Best Time to Visit the Mekong Delta

There is nothing that captures the essence of Southeast Asia quite like the Mekong River. It courses from China, down south through six different countries and the finale at the Mekong Delta in Vietnam is a marvel of the ancient world. It has seen life start, grow, rescind, and flourish along all 2,700 miles of its banks, along with the rise and fall of several civilizations. Some of its liveliest shores today can be found at its exit point into the South China Sea, the Mekong Delta, with its population nearing 18 million who all depend, directly or indirectly, on the continuing flow of its waters.

As with most areas of Southern Vietnam, the best time to visit the Mekong Delta depends entirely on how wet you would like to get. The two seasons are the dry and wet seasons, with little variation for much in between except the amount of rain, but both with positive and negative points that are worth exploring. Follow us in this Vietnam Travel Tips & Experiences guide to intensively explore!

People in the Mekong Delta

1. Dry Season in Mekong Delta (Mid-November to Mid-May)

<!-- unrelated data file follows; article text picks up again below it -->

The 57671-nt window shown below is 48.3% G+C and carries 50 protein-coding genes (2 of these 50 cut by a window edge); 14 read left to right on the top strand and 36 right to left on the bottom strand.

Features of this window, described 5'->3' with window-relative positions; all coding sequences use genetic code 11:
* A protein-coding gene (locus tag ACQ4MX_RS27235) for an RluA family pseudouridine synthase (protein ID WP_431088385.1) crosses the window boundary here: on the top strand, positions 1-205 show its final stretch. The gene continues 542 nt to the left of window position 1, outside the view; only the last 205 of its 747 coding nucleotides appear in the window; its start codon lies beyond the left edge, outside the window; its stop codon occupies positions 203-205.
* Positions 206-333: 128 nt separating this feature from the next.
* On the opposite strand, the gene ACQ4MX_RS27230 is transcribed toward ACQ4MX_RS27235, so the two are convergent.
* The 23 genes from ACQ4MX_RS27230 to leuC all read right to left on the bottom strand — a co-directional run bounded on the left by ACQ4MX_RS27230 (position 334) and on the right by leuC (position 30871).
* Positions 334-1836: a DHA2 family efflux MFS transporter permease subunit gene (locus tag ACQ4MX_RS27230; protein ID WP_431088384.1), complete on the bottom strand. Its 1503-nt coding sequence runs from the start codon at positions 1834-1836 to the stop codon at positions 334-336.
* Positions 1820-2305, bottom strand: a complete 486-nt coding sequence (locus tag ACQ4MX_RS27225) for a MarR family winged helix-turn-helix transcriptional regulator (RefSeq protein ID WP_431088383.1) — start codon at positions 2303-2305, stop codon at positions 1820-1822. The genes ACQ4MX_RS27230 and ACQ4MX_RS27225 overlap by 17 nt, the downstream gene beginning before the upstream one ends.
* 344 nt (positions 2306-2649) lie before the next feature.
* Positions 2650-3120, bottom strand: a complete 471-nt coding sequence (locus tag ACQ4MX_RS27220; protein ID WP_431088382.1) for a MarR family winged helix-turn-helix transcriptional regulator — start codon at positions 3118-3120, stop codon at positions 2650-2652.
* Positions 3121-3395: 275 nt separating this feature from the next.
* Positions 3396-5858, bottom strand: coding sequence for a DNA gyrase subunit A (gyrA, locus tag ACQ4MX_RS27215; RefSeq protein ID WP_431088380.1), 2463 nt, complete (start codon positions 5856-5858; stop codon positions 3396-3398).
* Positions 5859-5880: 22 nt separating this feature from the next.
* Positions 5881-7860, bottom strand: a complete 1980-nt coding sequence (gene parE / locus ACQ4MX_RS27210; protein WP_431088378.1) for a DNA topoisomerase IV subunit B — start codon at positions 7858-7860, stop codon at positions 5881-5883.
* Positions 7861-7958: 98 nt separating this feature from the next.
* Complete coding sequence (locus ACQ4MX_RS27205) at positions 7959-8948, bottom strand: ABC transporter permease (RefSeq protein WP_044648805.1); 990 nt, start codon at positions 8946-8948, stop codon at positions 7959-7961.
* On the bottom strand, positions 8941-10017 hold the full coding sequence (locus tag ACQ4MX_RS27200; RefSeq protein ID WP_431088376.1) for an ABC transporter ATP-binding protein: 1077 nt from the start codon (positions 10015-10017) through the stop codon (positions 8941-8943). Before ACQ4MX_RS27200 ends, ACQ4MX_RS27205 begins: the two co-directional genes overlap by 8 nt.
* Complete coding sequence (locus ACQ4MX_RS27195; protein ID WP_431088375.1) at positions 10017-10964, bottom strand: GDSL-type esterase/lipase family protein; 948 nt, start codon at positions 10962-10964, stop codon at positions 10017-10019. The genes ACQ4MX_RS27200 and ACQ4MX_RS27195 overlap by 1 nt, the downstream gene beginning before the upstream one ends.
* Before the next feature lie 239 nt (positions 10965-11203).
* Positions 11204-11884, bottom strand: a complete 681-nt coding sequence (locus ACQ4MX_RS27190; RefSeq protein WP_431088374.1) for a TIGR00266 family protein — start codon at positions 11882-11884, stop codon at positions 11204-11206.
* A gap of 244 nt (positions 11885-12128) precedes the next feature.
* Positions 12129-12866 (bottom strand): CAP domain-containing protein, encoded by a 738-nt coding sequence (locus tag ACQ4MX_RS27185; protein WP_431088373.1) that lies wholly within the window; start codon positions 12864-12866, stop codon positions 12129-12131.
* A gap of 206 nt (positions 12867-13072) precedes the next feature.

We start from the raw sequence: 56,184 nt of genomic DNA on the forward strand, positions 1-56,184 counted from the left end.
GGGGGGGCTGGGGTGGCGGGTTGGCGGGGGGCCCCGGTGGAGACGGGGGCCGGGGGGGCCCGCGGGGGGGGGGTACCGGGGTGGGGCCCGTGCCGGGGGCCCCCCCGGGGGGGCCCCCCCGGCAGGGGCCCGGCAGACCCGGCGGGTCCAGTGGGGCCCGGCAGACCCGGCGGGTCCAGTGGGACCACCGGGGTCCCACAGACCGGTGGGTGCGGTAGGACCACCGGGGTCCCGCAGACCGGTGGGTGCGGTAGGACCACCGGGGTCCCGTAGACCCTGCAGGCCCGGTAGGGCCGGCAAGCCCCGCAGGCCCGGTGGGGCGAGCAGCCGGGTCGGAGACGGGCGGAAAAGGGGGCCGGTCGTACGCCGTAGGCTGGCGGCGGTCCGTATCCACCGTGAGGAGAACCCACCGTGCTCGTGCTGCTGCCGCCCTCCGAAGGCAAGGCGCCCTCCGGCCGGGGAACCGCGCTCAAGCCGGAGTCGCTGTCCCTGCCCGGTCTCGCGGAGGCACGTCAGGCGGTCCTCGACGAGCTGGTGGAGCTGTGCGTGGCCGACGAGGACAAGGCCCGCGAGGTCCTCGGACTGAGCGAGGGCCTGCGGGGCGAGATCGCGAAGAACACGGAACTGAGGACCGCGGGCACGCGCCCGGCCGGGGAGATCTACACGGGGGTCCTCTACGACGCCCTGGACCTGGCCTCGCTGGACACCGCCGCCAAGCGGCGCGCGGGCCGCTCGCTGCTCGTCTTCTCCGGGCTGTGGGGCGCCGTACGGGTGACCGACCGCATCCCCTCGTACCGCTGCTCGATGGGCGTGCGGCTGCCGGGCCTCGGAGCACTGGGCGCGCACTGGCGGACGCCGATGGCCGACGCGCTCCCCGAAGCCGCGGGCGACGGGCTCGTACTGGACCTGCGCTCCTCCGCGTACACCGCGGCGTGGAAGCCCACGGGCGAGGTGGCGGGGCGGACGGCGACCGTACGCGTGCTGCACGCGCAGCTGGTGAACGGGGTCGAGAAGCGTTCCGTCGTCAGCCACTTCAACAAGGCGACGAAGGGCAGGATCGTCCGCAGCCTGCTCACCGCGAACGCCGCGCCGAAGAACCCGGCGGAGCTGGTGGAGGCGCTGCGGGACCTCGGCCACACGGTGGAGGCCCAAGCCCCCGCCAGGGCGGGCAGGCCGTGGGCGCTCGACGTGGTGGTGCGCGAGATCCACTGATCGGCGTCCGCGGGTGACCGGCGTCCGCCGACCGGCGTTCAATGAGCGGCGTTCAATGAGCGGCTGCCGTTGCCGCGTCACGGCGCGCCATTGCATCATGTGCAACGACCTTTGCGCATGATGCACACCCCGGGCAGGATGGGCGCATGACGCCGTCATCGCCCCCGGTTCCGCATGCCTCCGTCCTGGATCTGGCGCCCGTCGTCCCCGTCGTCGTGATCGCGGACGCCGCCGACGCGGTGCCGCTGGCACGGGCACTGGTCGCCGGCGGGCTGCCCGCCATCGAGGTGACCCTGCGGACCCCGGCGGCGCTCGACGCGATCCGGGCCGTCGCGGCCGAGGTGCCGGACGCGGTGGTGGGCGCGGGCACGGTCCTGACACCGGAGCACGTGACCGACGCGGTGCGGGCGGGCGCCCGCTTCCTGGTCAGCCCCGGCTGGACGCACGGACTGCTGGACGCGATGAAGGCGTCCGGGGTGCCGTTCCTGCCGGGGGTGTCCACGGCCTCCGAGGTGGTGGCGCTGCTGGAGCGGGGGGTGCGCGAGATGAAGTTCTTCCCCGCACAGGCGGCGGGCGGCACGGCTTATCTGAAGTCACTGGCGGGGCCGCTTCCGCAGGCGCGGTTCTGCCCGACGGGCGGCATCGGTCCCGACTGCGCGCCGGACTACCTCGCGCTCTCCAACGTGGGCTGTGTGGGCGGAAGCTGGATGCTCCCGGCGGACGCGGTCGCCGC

Farmers and tourists experience two different Mekong Deltas during the dry season; one sees comfortable heat, virtually no rain, and many opportunities for exploring, while one sees hot, dry weather in which crops refuse to grow (no prizes for guessing which is which). Nowadays, the Mekong Delta is becoming increasingly reliant on tourist money in order to stay afloat (pun intended) and increased tourist numbers during the dry season soften the blow for farmers, who are turning to more tourist-friendly adventures in order to cash in on Vietnam’s tourism boom.

1.1. Heat

There’s not much in between the highest and lowest average temperatures throughout the 6 months of the dry season. Average temperatures in the Mekong Delta during this time start at about 25°C (77°F) in January and peak at about 28°C (82°F) in April. That’s truly a pitiful amount of change over the course of half a year, but it means largely comfortable living for the locals, who have experienced their whole lives in this tiny window of heat and can thus pinpoint a single degree in temperature change. When talking about highest temperatures, April and May can get uncomfortably hot at 32°C (90°F), while the lowest can dip to 21°C (70°F) in January, warm enough for tourists but sure to set a few local bones shivering.